Support is urged for statewide building standard
February 25, 2011
On the surface, HB 122 seems to be little more than the usual attempt by the lobby for real estate salesmen to license home inspectors. This time, however, they are providing the perfect back door necessary to allow the establishment of a statewide building standard and state licensed inspectors who can report on violations of them.

Today, Missouri has no statewide building standards and it is up to individual counties and municipalities to create and enforce whatever standards (if any) they may decide to have. In the majority of counties and cities in Missouri this results in there being no standard at all for builders or contractors to apply when doing their work.

Unlicensed and unskilled persons are able to wire buildings and install dangerous fossil fuel burning devices inside of homes with no one to inspect their work when they are finished. By Missouri standards, a third grade elementary school student can install a gas furnace in a motel room in most cities and counties without anyone following up to see that he did it in a safe manner.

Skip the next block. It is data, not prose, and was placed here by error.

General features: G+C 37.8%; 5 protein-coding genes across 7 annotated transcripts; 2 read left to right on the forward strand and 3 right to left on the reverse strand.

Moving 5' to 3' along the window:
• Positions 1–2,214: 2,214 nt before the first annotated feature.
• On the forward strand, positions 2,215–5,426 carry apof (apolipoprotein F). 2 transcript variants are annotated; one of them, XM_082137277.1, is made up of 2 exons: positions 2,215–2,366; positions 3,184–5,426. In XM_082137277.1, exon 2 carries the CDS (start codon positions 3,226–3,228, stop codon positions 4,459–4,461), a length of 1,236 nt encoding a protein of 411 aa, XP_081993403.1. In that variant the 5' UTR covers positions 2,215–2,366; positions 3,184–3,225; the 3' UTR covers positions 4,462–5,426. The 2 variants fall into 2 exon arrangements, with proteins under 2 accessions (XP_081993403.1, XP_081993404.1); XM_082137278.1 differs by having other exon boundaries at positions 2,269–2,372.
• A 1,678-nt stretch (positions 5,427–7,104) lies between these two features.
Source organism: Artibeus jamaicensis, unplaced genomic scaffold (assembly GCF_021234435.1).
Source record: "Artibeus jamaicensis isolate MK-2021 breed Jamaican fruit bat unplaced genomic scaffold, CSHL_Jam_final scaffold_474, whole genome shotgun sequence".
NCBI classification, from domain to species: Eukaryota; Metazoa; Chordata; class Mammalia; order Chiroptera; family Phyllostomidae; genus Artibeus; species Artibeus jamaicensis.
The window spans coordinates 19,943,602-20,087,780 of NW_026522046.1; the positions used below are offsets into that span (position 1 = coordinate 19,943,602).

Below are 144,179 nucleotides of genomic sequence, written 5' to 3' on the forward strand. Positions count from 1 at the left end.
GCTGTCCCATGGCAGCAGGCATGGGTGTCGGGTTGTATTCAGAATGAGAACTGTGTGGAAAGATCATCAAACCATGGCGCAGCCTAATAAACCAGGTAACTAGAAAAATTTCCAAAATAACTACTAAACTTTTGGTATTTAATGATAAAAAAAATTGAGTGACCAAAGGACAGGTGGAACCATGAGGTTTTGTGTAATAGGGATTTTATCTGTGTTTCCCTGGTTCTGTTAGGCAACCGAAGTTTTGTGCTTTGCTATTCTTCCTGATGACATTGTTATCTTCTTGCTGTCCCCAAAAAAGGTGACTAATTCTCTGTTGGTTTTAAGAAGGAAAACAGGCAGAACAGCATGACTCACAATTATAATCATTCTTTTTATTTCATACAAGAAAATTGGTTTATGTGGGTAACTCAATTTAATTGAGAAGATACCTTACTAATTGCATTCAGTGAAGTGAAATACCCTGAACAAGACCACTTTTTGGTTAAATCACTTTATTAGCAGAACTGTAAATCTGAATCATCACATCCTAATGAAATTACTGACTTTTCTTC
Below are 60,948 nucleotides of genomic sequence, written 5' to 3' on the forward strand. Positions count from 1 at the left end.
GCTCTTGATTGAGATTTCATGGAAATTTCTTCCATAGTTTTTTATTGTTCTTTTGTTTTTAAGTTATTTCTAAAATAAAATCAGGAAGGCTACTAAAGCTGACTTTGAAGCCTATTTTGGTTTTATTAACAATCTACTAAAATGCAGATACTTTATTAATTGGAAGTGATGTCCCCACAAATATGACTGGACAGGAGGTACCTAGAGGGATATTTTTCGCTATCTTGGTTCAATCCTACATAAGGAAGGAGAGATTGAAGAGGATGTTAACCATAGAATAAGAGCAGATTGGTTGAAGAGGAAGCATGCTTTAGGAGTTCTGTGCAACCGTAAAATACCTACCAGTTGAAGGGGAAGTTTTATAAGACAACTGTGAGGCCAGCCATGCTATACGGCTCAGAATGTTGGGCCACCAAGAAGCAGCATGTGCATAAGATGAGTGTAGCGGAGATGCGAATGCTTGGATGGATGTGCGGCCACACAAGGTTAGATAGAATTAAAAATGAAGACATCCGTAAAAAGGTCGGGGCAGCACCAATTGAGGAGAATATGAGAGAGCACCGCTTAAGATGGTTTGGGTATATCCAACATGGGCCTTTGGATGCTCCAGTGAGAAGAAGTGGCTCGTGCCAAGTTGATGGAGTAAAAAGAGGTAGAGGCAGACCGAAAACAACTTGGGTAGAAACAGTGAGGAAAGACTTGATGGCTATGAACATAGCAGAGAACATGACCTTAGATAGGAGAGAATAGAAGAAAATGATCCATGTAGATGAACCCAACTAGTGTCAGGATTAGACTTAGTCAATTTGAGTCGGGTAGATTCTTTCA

Presently, inspectors have no license or authority to do much more than render a "professional opinion" on the condition of property which will vary from area to area depending upon what standards might exist and, in areas that have no standards, what standard the individual inspector might apply.

HB 122 that has been read twice and sent to committee changes that.

It establishes an autonomous board of inspectors who will decide on a "standard" of practice that will be used by every inspector in the state to apply in their inspections of new and existing dwellings and commercial buildings. An examination designed to test an inspector's knowledge of a building standard will be required before licensing and each licensed inspector will be accountable to apply this standard, statewide, in every inspection made.

No longer will the inspector's report be based upon a "professional opinion" but will be an official report--one that will be accessible to lenders, insurance companies, home buyers, or anyone who contracts the inspector--to determine whether the condition of the structure meets the statewide standard that the inspector is tasked to enforce.

While cutting the costs of operating government in Missouri is a priority in some minds, this additional expense will help to ensure that a statewide standard is applied that will preserve property values and possibly save lives. It is money that will be well spent.

I urge the support of HB 122 and the establishment of a statewide building standard in Missouri.

Commentary by Jim Bushart, certified master inspector (CMI), Cassville

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